Donald Trump is far from my ideal of the perfect, or even the prototype of a strongly endorsable candidate. Yet one cannot help but marvel at Trump’s staying power since last summer, particularly when we consider that just less than a year ago Wisconsin Governor Scott Walker was a presidential front runner. We will know after the Iowa caucus, as to whether or not Trump can maintain his front runner status. For a bit of history on this sort of situation, let’s recall the 2004 Democratic race when Howard Dean was the darling of the liberals, only to be blown away by John Kerry, once he shifted his campaign into overdrive passing gear. Will the same happen to Trump? We’ll soon see.
Trump is a guy who is easy to dislike. He’s a bully, he’s coarse, he shoots from the hip, he’s rich, etc. But that compilation of traits is also what makes Trump so popular, appealing even to potential cross-over voters. Trump is not beholden to political correctness, or any other form of diplomatic phony political orthodoxy. As such, he doesn’t lose any brownie points for stepping on toes and calling it the way he sees it.
Trump has appeal because he doesn’t sound like the typical fence-straddling politician. He voices what many people are actually thinking even if they are afraid to speak it. Trump leaves the impression that he will actually do the things he says.
While most common people can never identify with Trump’s wealth, his wealth allows him to speak his mind without worrying that he will offend financial backers desiring to shape the campaign message. That is why Trump is a persona unique to the political process.
Trump’s recent “birther” assault on Ted Cruz might be more than just Trump being Trump, trying to suppress the momentum of his closest rival. By bringing up the issue now, he takes that opportunity away from the Democrats should Cruz become the other half of the presidential ticket.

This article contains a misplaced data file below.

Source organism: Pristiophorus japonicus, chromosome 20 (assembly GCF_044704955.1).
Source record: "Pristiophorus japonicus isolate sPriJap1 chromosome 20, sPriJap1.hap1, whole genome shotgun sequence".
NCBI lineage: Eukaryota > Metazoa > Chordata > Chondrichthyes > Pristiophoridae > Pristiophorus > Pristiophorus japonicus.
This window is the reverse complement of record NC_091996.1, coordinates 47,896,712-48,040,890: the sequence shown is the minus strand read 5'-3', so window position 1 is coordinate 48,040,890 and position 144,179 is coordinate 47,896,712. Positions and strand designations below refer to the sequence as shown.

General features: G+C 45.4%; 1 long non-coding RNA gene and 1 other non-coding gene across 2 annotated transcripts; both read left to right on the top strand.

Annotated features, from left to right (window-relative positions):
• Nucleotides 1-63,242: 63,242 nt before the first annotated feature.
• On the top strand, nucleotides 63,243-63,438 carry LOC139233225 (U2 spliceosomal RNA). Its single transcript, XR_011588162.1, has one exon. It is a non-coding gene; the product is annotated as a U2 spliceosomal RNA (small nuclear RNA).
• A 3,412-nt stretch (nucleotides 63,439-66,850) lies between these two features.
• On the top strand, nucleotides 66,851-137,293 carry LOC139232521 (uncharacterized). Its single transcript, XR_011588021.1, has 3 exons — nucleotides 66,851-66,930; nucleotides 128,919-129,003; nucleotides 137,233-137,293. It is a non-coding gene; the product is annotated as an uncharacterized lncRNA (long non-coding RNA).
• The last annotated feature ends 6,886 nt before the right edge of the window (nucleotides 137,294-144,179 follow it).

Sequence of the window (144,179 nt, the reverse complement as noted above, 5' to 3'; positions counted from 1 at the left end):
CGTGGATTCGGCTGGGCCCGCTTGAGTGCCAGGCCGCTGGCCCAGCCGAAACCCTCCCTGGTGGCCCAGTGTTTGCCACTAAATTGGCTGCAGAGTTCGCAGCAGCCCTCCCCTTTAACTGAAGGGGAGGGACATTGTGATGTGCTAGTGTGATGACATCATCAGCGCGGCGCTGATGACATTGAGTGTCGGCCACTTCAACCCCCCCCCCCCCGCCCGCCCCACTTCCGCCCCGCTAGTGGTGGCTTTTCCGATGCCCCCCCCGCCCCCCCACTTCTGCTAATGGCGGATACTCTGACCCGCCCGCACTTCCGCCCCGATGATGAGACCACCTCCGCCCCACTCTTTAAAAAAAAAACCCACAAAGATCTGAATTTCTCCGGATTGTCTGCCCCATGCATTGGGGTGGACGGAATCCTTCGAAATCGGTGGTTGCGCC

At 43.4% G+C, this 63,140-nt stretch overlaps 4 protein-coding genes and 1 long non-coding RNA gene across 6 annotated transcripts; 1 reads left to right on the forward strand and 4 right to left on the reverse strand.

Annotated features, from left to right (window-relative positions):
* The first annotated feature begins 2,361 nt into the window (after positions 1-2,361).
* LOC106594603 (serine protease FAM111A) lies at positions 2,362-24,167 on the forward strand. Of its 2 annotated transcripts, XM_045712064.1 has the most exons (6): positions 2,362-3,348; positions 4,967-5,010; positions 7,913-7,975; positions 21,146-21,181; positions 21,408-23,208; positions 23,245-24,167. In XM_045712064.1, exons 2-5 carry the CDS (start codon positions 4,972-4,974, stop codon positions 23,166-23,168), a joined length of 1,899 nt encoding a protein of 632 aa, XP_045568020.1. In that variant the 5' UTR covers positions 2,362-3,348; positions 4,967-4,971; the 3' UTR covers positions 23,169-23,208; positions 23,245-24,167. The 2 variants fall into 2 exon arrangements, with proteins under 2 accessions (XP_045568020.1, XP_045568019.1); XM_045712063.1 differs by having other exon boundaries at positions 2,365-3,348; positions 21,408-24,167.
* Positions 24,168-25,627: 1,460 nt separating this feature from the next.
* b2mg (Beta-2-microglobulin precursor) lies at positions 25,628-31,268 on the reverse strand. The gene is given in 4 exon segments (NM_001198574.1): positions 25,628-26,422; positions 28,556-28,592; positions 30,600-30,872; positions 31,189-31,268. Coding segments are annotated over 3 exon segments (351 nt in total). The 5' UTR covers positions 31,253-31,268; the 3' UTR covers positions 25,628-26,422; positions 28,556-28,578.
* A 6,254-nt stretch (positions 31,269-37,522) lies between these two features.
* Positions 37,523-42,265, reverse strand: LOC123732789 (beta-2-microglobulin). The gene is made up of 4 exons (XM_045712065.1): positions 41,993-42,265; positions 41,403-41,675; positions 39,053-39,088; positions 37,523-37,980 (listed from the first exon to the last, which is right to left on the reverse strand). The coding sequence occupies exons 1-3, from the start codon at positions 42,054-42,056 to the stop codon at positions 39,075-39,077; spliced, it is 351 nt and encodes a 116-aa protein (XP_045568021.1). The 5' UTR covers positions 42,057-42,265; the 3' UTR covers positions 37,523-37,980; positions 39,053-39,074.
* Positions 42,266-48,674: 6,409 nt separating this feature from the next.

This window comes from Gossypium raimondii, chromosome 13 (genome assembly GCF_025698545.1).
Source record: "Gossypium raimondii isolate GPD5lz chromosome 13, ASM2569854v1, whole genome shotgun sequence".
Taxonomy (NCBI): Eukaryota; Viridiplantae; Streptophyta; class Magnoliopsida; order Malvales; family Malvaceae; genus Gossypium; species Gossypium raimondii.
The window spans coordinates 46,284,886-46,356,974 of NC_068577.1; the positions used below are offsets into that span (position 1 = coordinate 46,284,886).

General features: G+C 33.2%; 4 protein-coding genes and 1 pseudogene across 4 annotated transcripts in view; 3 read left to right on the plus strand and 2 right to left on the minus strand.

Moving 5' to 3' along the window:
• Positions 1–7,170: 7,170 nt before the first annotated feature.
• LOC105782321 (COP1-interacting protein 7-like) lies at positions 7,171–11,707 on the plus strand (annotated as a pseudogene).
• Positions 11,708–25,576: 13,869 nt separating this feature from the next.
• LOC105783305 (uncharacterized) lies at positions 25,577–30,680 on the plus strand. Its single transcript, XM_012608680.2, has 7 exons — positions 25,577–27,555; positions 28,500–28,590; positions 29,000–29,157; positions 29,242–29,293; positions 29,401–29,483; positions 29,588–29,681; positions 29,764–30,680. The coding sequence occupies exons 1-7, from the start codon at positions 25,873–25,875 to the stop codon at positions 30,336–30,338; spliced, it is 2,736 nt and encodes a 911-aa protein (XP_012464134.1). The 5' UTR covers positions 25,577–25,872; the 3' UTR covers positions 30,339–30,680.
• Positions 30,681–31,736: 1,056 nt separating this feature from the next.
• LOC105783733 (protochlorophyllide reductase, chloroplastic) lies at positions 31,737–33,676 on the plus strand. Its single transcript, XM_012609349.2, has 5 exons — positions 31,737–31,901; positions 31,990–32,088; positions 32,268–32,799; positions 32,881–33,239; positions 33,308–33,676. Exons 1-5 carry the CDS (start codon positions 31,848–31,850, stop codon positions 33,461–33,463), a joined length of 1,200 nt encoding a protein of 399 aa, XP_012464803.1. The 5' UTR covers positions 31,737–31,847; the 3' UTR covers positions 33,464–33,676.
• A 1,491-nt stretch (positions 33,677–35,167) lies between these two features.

Meanwhile, on the liberal side, socialist Bernie Sanders continues to nip at the heals of Hillary Clinton. Sanders is particularly popular among youthful liberal voters. Some of this can be attributed to the ancient observations Aristotle made about the essence of youth.
“They [young people] have exalted notions, because they have not been humbled by life or learned its necessary limitations; moreover, their hopeful disposition makes them think themselves equal to great things — and that means having exalted notions. They would always rather do noble deeds than useful ones: Their lives are regulated more by moral feeling than by reasoning — all their mistakes are in the direction of doing things excessively and vehemently. They overdo everything — they love too much, hate too much, and the same with everything else.”
Again, Aristotle tells us why so many young people were mesmerized with Obama in 2008, and why Sanders is their poster grandfather in this election cycle.
“Youth is easily deceived because it is quick to hope.”
We could cite a more contemporary source such as Winston Churchill, who was quite succinct in this paraphrase attributed to him…
“If you are 20 and not a liberal, you haven’t got a heart. If you’re 40 and still liberal, then you haven’t got a brain.”
The point being that life experience creates an evolution of perspective that displaces youthful idealism.
But, an equal share of the credit for the youthful support of Sanders can be laid at the feet of the civics education indoctrination that emanates from the public school system. Public education instills maxims about public policy that grooms them to be disciples of Sanders ideology, rather than that of our founding fathers.
It simply doesn’t occur to them that socialism is antithetical to American constitutionalism.
If Donald Trump is able to secure the Republican nomination, despite attempts of the establishment to derail it, the choices are simple. Supporting Trump in the presidential election would not be holding your nose and voting. It is enduring a candidate with a few character flaws rather than capitulating to an ideology that is abominable.